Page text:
Collector's Corner: License Plates
By Michele Alice
They are viewed by government entities as revenue streams, means of identification ("Just the facts, Ma'am: did-- you see the getaway car?"), and mini-ads (Scenic Idaho - Famous Potatoes). But to collectors, license plates are like postage stamps for cars, only bigger.
As far as has been determined, the first plates for motor vehicles were issued in France in 1893. In the U.S., mandated "owner provided" plates appeared in New York in 1901, but Massachusetts was actually the first, in 1903, to issue state plates. Many early plates were simply flat steel plates, some coated with porcelain, to which numbers or letters were attached or stamped in paint. It was not until the 1920's that embossed metal plates, similar to those in use today, became the prevailing type.
After 100+ years, there are so many plates and variations that most collectors are constrained by budget and space to focus on particular kinds of plates. In plate collectors' parlance, specialization is referred to as a "run." One person might collect a run of "birth year" plates issued in the year he or she was born. Or they might try to acquire plates issued by a particular state. (Wyoming's popular Bucking Bronco plate is reputed to be a depiction of a horse named either Silver City or Steamboat.) Other runs might include government plates, commemorative/souvenir plates, or die-cut plates like the Tennessee-shaped plates of the mid 20th century.
Prices for individual plates can vary greatly, from a couple of dollars for the most common to several hundred+ for the harder-to-find. For example, do you live in a state with low population? Chances are most of your state's plates are worth more than plates from high-population states simply because there are a lot less of them. And some of the rarest specimens, like the 1910 Maryland, can command up to $5000+!
Values, of course, are highly dependent upon condition. An intact porcelain plate is going to be worth much more than an identical piece with some of its porcelain missing. A badly dented plate with extensive rust and extra holes punched in it will only attain a fraction of the value of a similar piece in fine condition.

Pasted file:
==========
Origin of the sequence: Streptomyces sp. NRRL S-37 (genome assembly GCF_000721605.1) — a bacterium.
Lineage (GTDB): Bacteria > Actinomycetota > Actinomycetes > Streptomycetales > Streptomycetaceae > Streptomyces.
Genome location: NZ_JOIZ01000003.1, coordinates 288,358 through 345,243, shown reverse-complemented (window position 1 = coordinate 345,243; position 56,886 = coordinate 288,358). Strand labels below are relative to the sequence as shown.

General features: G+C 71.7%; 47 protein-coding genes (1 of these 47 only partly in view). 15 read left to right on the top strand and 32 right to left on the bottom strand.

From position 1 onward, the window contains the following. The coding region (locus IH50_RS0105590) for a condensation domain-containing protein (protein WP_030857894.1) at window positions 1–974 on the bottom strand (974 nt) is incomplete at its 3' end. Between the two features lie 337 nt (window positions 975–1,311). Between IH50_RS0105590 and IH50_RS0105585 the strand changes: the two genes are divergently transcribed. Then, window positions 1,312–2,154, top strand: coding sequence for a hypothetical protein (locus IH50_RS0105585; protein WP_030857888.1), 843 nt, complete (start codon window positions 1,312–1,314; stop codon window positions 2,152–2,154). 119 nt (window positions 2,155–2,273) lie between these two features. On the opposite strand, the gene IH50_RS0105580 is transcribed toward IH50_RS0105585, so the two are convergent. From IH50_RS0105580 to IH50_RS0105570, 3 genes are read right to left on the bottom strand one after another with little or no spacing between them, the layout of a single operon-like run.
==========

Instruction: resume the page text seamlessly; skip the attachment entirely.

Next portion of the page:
One last comment should you decide you'd like to sell any plates you have online or elsewhere: you should check the venue's policy regarding the sale of such items as restrictions could apply. For example, eBay (see below) will not allow the sale of license plates less than three years old "to prevent false identities, comply with the law, and help ensure public safety".
Interested in learning more about this popular collectible? Check out the resources listed below, and
"License Plate Values, 10th Edition," by Bob Crisler - Link
15q.net - Link - License Plates of North America, 1969-Present. Pics of just about every plate!
Automobile License Plate Collectors Association - Link - ALPCA's website offers grading guide, tips for beginners, lots of links (including DMV websites), a stolen plates list, and more!
eBay policy page - Link - Government documents, IDs, and licenses policy.
Massachusetts RMV - link - History of the license plate.
PL8S.com - Link - Great site offers loads of info including grading chart, glossary, diplomatic plate codes, links, more!
About the author:
Michele Alice is EcommerceBytes Update Contributing Editor. Michele is a freelance writer in the Berkshire mountains of Massachusetts. She collects books, science fiction memorabilia and more! Email her at makalice @ adelphia.net eBay ID: Malice9
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